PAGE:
AUSTIN, Texas, December 10, 2013 — One minute before the Texas filing deadline for primary candidates on Monday, Senator John Cornyn received a serious primary challenge from conservative Congressman Steve Stockman.
Stockman declared war on Cornyn in an uncompromising press release, calling Cornyn a “Harry Reid Republican,” calling him a “liberal” in almost every sentence and referencing Cornyn’s record of supporting Obamacare and big government in the Senate and his opposition to conservative candidates like Rand Paul and Marco Rubio as head of the National Republican Senatorial Committee.
Stockman’s comments point pretty clearly at his strategy for the campaign with multiple references to recently elected Senator Ted Cruz. Despite the attacks he has faced from the left and in the national media, Cruz is hugely popular among conservatives and Republican voters in Texas. Stockman’s goal in the campaign will be to convince voters who like Cruz that they would like to have another Senator like Cruz to replace Cornyn.
When reached for a comment Monday evening, Stockman said “John Cornyn seems to only be a conservative around election time. For the other five years of his term he spends his time violating Reagan’s Eleventh Commandment and undermining conservative Republicans as we saw with his misguided attack on Ted Cruz.”
Cornyn’s record in the Senate gives Stockman plenty to work with. With votes for Medicare Part D, TARP, the NDAA and PIPA, Cornyn seems to line up with Democrats and Senate moderates like John McCain and Lindsey Graham pretty consistently. Cornyn has a record as a big spender, raising the debt limit 8 times, voting for the Fiscal Cliff deal that raised taxes on 77% of Americans and voting against fiscally responsible Senate budget proposals. Cornyn’s recent vote against defunding Obamacare and his derisive public attack on Ted Cruz after his record setting floor speech against the president’s troubled healthcare plan have made Cornyn particularly unpopular with Texas voters.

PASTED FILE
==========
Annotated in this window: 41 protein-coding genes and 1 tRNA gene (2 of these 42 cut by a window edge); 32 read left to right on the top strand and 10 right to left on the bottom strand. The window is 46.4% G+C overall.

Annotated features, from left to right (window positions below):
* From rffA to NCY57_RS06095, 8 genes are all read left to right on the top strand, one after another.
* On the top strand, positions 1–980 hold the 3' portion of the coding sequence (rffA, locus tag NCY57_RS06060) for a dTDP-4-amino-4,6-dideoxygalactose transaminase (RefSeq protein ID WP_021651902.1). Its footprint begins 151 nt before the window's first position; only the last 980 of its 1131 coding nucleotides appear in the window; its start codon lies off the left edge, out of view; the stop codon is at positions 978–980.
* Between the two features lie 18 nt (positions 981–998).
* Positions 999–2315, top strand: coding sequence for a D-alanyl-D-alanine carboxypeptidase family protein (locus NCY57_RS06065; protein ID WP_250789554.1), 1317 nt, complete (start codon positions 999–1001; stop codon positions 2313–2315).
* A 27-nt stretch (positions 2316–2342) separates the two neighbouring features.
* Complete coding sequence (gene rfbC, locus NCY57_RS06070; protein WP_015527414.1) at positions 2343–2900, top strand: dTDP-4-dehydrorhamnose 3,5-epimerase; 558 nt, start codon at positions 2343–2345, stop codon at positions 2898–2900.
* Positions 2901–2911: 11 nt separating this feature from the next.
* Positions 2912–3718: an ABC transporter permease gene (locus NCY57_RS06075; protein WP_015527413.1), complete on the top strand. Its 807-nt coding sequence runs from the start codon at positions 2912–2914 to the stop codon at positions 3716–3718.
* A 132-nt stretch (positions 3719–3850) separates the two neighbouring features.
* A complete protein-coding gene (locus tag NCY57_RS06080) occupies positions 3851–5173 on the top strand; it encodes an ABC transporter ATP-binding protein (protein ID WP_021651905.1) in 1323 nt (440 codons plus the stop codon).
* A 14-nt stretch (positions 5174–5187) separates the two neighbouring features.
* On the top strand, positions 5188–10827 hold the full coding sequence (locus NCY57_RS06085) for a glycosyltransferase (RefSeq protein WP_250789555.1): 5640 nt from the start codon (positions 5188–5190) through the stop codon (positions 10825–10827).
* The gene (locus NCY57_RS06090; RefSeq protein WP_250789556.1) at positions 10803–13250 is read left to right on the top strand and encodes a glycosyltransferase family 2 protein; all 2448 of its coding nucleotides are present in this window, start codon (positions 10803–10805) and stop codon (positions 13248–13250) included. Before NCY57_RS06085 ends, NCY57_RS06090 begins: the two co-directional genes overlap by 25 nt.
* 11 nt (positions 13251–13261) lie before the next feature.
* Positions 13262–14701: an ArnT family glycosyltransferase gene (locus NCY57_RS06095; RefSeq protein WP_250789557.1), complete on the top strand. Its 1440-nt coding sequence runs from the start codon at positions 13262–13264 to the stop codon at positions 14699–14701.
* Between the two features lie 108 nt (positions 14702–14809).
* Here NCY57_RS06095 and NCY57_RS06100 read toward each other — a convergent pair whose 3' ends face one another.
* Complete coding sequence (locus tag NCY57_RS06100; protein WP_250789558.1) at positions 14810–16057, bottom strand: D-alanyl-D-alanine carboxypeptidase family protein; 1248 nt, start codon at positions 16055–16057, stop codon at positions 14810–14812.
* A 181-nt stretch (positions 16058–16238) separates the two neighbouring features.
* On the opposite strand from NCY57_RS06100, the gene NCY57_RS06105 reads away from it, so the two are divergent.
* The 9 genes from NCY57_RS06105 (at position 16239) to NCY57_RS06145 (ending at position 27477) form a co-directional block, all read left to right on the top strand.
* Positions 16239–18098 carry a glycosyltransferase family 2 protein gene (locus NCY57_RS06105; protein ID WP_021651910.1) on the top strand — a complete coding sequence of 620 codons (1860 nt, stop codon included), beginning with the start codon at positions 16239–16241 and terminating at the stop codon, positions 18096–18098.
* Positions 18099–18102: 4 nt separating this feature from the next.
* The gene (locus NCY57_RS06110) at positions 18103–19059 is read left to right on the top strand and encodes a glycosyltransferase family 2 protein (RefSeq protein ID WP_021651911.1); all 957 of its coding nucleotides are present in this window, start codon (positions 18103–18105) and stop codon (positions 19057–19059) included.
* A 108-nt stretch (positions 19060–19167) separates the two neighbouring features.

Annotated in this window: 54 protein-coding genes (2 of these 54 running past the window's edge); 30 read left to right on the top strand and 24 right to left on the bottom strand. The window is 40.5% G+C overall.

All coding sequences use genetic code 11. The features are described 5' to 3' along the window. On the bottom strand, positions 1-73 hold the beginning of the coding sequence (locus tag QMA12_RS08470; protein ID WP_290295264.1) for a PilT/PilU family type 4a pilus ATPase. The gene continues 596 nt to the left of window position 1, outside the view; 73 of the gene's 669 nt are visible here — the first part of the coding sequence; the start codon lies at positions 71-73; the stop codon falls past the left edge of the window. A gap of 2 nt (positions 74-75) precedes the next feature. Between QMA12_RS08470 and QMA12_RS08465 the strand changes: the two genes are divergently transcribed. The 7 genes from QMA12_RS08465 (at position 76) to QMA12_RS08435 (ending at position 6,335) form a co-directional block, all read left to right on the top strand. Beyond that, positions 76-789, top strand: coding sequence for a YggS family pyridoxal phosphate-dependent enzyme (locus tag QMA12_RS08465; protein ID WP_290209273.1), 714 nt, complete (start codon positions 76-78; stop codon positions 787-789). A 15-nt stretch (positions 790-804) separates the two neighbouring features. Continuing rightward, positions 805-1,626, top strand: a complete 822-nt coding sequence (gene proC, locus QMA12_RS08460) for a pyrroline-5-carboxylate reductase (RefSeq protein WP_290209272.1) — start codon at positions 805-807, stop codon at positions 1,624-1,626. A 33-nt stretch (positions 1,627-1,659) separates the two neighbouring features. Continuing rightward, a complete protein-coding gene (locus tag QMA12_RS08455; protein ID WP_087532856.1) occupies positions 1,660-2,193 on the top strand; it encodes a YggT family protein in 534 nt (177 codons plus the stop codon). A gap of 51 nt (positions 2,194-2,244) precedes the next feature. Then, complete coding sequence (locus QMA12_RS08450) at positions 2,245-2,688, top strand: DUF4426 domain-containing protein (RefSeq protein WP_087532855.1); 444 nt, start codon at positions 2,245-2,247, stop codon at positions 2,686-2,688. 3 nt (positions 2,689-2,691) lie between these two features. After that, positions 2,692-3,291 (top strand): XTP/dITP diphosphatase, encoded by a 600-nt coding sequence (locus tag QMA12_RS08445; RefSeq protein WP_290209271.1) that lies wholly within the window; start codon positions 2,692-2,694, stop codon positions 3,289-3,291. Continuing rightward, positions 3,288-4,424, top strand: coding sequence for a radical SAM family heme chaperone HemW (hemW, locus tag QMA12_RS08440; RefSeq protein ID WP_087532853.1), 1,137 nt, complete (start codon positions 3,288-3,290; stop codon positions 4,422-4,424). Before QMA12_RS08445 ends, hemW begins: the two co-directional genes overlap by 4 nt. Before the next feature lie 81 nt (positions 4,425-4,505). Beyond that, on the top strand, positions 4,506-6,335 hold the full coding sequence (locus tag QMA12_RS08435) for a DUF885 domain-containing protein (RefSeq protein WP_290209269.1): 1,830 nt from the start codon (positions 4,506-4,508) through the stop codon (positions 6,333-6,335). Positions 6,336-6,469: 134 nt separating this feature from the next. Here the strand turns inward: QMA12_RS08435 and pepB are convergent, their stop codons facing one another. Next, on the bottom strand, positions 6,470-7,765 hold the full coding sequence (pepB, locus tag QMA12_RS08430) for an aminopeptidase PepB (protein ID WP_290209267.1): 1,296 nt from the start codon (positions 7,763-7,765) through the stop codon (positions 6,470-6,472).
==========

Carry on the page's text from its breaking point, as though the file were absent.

Although Cornyn had drawn no major challengers prior to Stockman’s last minute filing, a poll taken by Public Policy Polling a month ago showed that 49% of Republican primary voters wanted a major conservative candidate to run against Cornyn. Cornyn’s approval rating has dropped to 33%. The poll also showed that 62% of Republican primary voters prefer Cruz to Cornyn.
Stockman clearly believes that public sentiment is against Cornyn and that there is room for a challenge from the right. Cornyn is painfully aware of his declining popularity. Even with no significant challengers and what looked like a clear path to reelection, he has been running radio ads for months trying to reassure voters of his conservative credentials, assertions which may have fallen on deaf ears with those familiar with Cornyn’s real record.
Stockman is more than just a generic conservative. He also has strong libertarian leanings. He is on the Advisory Board of the Republican Liberty Caucus. He wants to end to the war on drugs, opposes unconstitutional use of the military and intervention in Syria, and has stood up for privacy rights against government spying. Stockman has been willing to challenge party leadership in the House and has been a strong ally of the reform wing of the GOP in Congress, working with Rand Paul, Ted Cruz, Mike Lee, Justin Amash and Thomas Massie on key legislation. Stockman has promised support for the USA FREEDOM Act which will reverse many provisions of the PATRIOT Act and FISA and put limits on the NSA. Cornyn opposes the Senate version of the bill.
Challenging a well-established incumbent Senator who already has $6 million in his war chest is not going to be easy for Stockman, but the Congressman has a history of effective fundraising and is a very skilled campaigner. He has an established network of support and presumably consulted with key backers prior to making the decision to run.
Powerful Tea Party organizing group FreedomWorks has been outspoken in its opposition to Cornyn and will likely bring money and allies to Stockman’s side as they did for Cruz last year. Stockman’s entry makes the Texas Senate race a lot more exciting, joining the list of Senate races in states like Alaska, Kentucky and South Carolina where long-term establishment Republicans face serious primary challenges.
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